trolley

or trol·ly

[trol-ee]
|

noun, plural trol·leys.

verb (used with or without object), trol·leyed, trol·ley·ing.

to convey or go by trolley.

Idioms

    off one's trolley, Slang.
    1. in a confused mental state.
    2. insane: He's been off his trolley for years, but his family refuses to have him committed.

Origin of trolley

First recorded in 1815–25; orig. dial.; apparently akin to troll1
Dictionary.com Unabridged Based on the Random House Unabridged Dictionary, © Random House, Inc. 2019

British Dictionary definitions for off one's trolley

trolley

noun

British a small table on casters used for conveying food, drink, etc
British a wheeled cart or stand pushed by hand and used for moving heavy items, such as shopping in a supermarket or luggage at a railway station
British (in a hospital) a bed mounted on casters and used for moving patients who are unconscious, immobilized, etc
British See trolleybus
US and Canadian See trolley car
a device that collects the current from an overhead wire (trolley wire), third rail, etc, to drive the motor of an electric vehicle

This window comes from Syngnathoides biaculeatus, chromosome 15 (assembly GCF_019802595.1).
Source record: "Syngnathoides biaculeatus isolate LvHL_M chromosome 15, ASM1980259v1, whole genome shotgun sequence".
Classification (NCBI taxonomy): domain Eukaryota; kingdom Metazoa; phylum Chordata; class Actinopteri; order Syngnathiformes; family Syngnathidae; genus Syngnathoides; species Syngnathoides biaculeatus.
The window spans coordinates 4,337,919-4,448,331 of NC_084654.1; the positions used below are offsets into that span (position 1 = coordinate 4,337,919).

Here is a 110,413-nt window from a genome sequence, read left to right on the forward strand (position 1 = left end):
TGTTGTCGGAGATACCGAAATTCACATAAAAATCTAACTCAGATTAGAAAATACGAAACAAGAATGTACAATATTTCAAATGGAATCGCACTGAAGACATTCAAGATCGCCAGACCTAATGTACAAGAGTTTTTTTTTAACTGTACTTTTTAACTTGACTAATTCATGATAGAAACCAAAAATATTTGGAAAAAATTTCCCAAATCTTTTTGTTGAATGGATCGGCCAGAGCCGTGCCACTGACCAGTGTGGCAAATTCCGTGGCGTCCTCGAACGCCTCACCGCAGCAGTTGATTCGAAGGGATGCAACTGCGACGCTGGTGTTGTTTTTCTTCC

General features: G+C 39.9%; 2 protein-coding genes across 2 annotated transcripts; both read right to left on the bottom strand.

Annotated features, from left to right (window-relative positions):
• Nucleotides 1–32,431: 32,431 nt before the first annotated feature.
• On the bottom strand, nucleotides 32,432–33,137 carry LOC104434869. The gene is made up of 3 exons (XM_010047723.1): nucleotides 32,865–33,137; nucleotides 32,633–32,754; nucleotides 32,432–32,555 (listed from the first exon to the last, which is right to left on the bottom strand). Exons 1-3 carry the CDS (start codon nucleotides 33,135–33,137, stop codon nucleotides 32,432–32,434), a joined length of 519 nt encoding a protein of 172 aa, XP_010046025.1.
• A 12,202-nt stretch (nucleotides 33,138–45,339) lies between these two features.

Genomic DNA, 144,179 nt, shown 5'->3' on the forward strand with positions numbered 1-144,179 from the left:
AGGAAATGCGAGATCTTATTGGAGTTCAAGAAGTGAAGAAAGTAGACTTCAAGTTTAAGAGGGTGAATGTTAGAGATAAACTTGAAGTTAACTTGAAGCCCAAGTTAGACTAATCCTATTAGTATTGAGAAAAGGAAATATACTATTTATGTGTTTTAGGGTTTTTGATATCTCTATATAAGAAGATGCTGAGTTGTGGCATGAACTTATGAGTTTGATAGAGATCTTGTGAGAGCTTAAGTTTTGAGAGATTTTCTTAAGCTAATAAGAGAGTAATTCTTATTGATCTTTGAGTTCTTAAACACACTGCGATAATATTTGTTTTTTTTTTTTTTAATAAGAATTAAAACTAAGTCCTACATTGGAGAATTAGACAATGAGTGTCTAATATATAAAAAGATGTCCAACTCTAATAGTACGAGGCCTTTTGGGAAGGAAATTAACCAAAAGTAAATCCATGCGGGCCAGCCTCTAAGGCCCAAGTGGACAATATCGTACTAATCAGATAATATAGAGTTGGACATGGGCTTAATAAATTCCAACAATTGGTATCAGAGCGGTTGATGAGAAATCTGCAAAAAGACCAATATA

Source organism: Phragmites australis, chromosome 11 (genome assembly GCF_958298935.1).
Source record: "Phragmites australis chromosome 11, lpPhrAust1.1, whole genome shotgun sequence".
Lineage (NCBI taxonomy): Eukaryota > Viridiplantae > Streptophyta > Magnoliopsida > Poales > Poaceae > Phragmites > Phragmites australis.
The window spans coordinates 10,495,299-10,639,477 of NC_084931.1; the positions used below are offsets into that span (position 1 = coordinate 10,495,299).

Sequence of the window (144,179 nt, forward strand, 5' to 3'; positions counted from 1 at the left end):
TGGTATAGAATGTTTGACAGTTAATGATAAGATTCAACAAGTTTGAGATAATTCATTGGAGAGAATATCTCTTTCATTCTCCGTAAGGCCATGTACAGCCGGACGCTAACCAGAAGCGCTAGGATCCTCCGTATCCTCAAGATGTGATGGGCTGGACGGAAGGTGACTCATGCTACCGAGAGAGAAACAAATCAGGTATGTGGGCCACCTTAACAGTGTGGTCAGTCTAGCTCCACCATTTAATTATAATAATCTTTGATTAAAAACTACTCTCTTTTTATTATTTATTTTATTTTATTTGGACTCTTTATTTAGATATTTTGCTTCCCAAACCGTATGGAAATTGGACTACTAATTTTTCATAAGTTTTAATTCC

a pulley or truck that travels along an overhead wire in order to support a suspended load
mainly British a low truck running on rails, used in factories, mines, etc, and on railways
a truck, cage, or basket suspended from an overhead track or cable for carrying loads in a mine, quarry, etc
off one's trolley slang
  1. mentally confused or disorganized
  2. insane

verb

(tr) to transport (a person or object) on a trolley
See also trolleys

Word Origin for trolley

C19: probably from troll 1
Collins English Dictionary - Complete & Unabridged 2012 Digital Edition © William Collins Sons & Co. Ltd. 1979, 1986 © HarperCollins Publishers 1998, 2000, 2003, 2005, 2006, 2007, 2009, 2012

Word Origin and History for off one's trolley

trolley

n.

1823, in Suffolk dialect, "a cart," especially one with wheels flanged for running on a track (1858), probably from troll (v.) in the sense of "to roll." Sense transferred to "pulley to convey current to a streetcar motor" (1890), then "streetcar drawing power by a trolley" (1891).

Online Etymology Dictionary, © 2010 Douglas Harper

Idioms and Phrases with off one's trolley

trolley

see off one's head (trolley).

The American Heritage® Idioms Dictionary Copyright © 2002, 2001, 1995 by Houghton Mifflin Harcourt Publishing Company. Published by Houghton Mifflin Harcourt Publishing Company.